Now to test our predictions! With shock  firmly fixed to the frame I hopped on board. The measured total sag was 21mm. Not bad! I didn’t expect it to be spot-on because the bike was not complete and therefore under it’s finished weight. But it’s in a workable ball-park, there is enough adjustment in the system – adjustable torque arm and ride height adjust on the shock –  to tweak from this point so the next step is to remove the temporary bracketry and properly build in the top of the shock.  To be continued….






The business end

The frankenswingarm is finally looking like it should. Freshly powdercoated K100 17″ wheel; powdercoated R1100 RT swingarm; R1100S bevel drive; aftermarket carbon hugger for R1100S; Custom made adjustable torque arm. All grafted to the arse of an unsuspecting airhead.




calculating CR – a simpler way

Here’s a method that involves little math compared with the conventional method as described here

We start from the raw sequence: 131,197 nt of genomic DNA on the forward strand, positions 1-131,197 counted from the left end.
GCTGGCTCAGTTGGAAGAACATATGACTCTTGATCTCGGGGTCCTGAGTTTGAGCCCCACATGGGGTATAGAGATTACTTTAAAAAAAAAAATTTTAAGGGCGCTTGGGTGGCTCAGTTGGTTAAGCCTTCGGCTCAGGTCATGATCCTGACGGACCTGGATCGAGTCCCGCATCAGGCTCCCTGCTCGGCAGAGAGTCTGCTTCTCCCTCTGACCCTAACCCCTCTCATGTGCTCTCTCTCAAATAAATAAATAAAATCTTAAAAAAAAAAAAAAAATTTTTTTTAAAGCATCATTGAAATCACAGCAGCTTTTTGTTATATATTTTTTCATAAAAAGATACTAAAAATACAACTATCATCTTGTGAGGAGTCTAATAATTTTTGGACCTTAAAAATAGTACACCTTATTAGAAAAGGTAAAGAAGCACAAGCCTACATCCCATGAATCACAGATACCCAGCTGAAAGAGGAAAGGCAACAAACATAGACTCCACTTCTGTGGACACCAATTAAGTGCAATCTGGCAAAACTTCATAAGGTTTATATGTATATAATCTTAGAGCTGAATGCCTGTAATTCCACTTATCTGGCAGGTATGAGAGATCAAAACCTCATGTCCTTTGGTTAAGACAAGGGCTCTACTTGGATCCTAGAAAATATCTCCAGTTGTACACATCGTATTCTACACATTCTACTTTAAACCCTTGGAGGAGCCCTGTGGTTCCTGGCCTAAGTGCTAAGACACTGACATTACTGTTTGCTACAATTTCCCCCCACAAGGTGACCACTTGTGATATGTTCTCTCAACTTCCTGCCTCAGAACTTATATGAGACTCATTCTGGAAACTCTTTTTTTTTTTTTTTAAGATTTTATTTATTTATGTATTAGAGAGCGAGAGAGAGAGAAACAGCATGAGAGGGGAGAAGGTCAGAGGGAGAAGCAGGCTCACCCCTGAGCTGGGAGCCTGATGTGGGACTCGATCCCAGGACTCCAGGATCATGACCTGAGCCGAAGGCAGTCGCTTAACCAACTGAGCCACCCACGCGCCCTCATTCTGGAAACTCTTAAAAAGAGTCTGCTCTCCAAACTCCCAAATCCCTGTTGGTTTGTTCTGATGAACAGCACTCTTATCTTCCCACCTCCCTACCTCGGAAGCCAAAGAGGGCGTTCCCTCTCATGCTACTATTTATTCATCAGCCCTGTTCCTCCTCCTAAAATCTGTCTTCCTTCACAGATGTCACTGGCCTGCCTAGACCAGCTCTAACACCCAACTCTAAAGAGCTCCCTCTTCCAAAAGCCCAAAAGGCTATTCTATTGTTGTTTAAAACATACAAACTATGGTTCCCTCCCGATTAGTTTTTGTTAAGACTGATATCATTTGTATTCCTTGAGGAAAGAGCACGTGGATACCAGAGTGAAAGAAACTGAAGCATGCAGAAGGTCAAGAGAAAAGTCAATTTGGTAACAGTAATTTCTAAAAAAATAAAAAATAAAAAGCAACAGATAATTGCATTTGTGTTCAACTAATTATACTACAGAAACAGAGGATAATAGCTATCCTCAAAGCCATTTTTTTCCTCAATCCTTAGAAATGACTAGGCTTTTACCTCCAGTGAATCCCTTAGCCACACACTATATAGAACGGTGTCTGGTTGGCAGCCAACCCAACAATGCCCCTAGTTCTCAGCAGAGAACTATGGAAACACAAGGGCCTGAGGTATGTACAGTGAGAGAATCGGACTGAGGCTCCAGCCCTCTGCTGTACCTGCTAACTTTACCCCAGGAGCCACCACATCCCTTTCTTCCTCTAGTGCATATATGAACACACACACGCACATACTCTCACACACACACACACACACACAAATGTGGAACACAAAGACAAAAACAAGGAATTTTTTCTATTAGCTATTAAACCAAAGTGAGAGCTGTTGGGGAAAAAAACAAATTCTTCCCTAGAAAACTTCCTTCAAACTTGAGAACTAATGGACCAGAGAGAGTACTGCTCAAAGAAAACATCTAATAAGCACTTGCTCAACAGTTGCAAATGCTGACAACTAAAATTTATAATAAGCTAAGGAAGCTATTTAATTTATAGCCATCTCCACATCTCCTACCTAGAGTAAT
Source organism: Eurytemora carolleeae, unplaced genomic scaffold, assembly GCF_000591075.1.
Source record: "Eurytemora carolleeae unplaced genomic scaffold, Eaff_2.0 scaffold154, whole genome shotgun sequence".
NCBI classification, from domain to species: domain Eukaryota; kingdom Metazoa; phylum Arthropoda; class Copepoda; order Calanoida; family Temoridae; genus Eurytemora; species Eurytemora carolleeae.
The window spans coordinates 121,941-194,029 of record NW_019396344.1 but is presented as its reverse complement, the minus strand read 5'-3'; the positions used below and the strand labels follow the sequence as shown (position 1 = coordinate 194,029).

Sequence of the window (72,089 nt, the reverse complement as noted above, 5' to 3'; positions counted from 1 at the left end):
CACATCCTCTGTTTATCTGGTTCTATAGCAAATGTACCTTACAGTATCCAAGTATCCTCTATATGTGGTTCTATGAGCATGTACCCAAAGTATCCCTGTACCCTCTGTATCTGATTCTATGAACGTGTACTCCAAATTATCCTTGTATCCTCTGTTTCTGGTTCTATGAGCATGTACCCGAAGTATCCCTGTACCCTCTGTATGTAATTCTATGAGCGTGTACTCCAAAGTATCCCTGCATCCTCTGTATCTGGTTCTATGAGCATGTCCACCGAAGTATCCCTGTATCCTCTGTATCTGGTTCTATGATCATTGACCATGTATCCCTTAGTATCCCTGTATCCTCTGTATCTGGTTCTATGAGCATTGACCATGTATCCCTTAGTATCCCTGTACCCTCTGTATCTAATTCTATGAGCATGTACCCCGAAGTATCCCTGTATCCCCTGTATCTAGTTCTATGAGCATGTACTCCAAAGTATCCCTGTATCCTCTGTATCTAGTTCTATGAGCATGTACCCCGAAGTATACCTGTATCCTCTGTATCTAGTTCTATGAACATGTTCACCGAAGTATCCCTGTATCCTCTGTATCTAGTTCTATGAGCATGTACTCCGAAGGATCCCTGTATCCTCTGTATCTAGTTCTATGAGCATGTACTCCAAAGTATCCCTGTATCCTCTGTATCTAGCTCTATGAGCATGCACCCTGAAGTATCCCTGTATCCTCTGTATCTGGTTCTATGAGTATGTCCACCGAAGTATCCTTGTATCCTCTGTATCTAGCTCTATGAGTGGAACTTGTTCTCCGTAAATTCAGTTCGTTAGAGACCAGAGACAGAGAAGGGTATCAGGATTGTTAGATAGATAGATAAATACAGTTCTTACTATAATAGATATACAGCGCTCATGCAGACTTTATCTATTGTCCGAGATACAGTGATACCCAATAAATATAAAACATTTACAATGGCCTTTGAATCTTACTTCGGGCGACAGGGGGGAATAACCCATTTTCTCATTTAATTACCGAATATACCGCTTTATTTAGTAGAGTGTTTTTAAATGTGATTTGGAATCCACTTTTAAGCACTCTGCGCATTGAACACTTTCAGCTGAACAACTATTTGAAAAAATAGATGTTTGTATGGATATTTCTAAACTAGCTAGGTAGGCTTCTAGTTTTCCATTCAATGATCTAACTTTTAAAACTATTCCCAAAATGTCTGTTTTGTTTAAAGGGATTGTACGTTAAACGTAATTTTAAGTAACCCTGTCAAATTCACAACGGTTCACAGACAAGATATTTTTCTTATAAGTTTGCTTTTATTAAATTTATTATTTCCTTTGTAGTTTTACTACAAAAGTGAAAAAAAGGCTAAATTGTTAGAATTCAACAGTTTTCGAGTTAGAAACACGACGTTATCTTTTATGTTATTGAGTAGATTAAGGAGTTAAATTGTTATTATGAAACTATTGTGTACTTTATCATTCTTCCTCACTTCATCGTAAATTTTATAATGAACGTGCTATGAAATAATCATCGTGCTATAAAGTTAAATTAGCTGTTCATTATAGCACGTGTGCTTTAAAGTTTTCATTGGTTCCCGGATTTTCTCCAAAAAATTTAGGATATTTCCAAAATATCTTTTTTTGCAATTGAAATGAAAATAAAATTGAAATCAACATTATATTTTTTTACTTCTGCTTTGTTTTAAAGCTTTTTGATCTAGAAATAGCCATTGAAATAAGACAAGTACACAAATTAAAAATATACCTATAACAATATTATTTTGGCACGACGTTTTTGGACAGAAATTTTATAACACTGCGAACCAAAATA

The following method involves bolting the head and cylinder together as an assembly on the bench using all-thread. Then carefully placing the piston in the cylinder at exactly where it would be if it were at top dead center (TDC) in an assembled motor. The  volume of the combustion chamber (Vtdc) can then be measured directly with the burrette. It’s then simply a matter of dividing this volume into the entire volume above the piston at bottom dead center (BDC) to determine the compression ratio as illustrated in the diagram below.



Step 1. Determine piston position at TDC: We do this using the scribed line on the feeler gauge that was used  in method 1 to determine the deck height ‘dh’ and repeated her:

To measure dh, clamp the cylinder to the block using tubes on the studs, turn the motor via the back wheel or an 8mm allen key on the alternator rotor bolt to until the piston is at TDC. Slide a squared off 0.1mm feeler gauge between the cylinder wall and piston so that it rests on the 1st compression ring. Use a very pointy scribe to mark the top of the cylinder – some prussian blue would be handy here. Make sure you slide the gauge in line with the horizontal axis of the gudgeon pin (ie at 3 and 9 o’clock looking directly at the piston) as this is where piston rock is at a minimum. If excising care, you can measure dh with this method to within +/- 0.1mm.